In introducing Marilyn Buck's Incommunicado: Dispatches from a Political Prisoner, Willmott notes that less than one hour after the planes crashed into the World Trade Center on September 11, 2001, a number of political prisoners throughout the U.S. were abruptly rounded up and taken into solitary confinement. This segues into Buck's poem, which is in part a distillation of her own experience of being held incommunicado during the period; and her reflections on the importance of never surrendering one's voice, of not giving in to his or her fears, become increasingly important in this Orwellian time, when people are living under a shadow government and being silenced under the "Patriot Act." The poet's voice reminds us, from the other side of the razor wire, of the importance of continuing to speak out and act against injustice at a time when the state is demanding consensus and criminalizing dissent.
Key words: political prisoners, political dissent, literary criticism, poetry
Marilyn Buck's poem appears in its entirety.
Key words: poetry, prison poetry
The U.S. Constitution and accepted ethical and criminal procedure norms guarantee that every defendant is entitled to legal counsel and zealous advocacy, but Elijah shows that the government's repression of dissenters includes attorneys who chose to follow the Code of Professional Responsibility that mandates that they should not decline representation because a client or a cause is unpopular or community reaction is adverse. Special attention is paid to the indictment of New York lawyer Lynn Stewart, who represented unpopular clients such as David Gilbert, Bilal Sunni-Ali, and Richard Williams.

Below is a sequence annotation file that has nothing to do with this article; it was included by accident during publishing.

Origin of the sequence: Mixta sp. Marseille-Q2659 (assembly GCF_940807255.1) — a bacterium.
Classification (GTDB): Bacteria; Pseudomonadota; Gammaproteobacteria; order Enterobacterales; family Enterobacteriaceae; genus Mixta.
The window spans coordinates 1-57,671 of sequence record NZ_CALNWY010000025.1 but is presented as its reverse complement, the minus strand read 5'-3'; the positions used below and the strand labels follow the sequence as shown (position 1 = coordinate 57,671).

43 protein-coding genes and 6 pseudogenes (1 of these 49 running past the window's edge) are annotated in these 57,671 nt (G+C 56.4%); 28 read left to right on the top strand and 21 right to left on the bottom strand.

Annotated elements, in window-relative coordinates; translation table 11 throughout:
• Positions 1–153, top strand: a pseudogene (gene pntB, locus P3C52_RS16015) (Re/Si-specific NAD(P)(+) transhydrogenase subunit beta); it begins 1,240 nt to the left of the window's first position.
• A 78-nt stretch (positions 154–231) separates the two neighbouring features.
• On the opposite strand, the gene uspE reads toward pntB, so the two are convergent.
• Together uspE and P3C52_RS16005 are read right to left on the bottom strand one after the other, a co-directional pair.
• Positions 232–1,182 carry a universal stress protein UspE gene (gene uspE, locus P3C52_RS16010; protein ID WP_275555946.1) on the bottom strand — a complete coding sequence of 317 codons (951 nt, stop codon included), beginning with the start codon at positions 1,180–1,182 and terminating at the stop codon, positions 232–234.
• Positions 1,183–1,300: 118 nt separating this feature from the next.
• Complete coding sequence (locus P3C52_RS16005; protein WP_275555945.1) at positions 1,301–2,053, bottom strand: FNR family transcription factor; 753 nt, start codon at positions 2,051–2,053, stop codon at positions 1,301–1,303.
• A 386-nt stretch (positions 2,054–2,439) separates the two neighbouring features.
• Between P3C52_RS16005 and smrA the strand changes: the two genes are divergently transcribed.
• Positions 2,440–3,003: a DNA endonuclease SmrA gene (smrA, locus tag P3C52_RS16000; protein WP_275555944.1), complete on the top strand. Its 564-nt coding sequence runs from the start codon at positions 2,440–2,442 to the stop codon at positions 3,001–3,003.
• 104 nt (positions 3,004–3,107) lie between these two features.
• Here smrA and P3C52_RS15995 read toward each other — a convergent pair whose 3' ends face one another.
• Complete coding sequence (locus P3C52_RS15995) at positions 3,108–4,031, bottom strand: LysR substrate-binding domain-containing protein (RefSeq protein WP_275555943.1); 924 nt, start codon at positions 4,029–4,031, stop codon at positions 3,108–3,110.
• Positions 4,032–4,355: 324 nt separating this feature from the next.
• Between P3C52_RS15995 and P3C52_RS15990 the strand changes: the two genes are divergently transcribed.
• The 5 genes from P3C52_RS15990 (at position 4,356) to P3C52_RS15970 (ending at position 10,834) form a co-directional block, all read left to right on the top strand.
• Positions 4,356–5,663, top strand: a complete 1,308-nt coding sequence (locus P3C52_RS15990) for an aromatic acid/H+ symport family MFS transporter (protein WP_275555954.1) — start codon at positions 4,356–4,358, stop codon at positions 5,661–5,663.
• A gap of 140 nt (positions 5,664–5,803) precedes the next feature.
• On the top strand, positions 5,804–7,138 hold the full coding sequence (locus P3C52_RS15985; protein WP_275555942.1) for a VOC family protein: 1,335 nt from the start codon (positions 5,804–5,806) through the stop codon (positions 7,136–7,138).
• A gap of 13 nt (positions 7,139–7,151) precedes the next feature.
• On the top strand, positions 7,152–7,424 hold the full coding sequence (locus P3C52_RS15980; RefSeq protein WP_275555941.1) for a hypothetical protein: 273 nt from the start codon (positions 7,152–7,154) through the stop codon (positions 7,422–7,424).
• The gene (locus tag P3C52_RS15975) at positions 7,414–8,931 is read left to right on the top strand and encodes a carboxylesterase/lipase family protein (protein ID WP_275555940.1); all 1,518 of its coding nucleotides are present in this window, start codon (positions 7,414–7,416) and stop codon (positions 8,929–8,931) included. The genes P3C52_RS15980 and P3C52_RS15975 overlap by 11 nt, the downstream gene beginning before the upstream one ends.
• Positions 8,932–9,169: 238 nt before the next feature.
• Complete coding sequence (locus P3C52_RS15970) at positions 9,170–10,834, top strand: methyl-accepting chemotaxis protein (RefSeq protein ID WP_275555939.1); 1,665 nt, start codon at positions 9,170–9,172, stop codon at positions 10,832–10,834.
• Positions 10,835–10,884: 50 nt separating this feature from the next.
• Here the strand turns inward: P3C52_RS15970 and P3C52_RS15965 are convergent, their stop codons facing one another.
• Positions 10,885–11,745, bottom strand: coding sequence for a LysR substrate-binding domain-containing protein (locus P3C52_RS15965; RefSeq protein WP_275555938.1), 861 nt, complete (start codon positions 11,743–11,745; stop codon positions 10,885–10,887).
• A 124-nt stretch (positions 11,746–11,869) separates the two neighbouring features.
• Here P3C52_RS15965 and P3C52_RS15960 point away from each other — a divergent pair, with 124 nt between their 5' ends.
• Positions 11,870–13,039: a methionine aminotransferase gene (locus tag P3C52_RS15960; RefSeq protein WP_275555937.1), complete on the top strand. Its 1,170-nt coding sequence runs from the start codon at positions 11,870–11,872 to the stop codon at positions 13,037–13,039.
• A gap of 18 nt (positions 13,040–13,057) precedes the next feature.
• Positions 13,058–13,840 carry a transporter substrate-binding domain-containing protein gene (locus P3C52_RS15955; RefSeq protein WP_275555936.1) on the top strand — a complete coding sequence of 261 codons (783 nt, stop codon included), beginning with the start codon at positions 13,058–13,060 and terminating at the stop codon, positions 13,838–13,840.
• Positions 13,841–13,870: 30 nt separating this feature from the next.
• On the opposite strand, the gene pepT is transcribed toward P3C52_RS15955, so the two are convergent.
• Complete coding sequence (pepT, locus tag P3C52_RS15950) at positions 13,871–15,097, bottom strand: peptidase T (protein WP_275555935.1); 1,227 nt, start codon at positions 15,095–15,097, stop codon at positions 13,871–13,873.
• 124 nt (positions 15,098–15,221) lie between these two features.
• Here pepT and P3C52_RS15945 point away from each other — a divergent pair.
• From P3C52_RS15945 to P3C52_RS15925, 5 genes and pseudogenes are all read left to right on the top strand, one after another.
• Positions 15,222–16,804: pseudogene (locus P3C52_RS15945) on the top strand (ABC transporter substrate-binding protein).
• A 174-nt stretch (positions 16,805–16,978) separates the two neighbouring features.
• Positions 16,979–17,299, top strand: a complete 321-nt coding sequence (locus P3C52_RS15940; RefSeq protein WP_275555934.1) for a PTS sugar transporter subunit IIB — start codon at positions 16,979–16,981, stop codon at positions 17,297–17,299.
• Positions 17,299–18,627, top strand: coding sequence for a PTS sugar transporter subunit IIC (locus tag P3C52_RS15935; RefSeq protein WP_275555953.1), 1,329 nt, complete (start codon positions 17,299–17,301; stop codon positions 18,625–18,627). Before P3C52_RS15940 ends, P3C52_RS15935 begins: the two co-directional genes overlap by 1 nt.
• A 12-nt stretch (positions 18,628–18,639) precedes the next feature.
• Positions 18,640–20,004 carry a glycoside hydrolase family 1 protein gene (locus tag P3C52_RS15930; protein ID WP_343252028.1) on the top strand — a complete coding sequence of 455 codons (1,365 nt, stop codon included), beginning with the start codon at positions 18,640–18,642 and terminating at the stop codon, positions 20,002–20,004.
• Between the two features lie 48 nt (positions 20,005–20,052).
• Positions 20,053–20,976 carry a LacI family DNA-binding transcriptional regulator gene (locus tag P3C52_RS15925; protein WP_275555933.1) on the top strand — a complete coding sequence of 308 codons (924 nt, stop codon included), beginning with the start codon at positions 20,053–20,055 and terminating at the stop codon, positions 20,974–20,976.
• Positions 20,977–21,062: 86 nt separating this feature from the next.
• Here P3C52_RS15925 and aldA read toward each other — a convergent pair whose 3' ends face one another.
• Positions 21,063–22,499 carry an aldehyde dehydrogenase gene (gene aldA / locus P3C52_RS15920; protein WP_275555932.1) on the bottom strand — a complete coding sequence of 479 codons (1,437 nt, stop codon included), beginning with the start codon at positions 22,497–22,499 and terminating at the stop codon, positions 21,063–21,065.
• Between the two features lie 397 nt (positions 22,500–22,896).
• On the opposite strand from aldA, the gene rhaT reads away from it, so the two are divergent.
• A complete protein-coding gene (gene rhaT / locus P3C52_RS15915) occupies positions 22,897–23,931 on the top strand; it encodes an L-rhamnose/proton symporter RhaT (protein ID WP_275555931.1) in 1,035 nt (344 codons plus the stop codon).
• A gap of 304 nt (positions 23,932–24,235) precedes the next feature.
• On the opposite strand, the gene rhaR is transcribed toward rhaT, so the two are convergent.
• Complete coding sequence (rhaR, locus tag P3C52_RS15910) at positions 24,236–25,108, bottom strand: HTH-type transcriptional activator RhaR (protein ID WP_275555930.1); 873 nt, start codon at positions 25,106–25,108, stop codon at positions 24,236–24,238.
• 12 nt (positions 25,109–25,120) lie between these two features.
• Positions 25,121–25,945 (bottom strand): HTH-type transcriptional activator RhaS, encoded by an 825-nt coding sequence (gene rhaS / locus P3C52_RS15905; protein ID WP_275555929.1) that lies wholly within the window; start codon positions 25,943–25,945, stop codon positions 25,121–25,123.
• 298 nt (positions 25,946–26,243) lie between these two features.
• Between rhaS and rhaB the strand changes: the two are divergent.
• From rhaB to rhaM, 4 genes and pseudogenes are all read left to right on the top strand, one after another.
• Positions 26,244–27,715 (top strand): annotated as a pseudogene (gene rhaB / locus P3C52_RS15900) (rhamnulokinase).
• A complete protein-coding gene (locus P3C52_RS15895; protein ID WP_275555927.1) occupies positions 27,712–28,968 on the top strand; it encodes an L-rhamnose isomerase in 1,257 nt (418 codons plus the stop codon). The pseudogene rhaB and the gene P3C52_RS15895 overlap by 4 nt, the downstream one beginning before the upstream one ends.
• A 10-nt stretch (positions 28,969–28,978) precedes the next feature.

Key words: political prisoners, legal services, attorneys, legal defense, civil liberties, professional responsibilities
Naar-Obed articulates the position a community of faith-based activists, Jonah House, which is dedicated to living out nonviolence, community, and resistance to militarism. The author believes that the current war on terror is in reality a cover for controlling Middle East and Caspian Basin oil supplies.
Key words: terrorism, activism, peace, militarism, social conditions and trends, Jonah House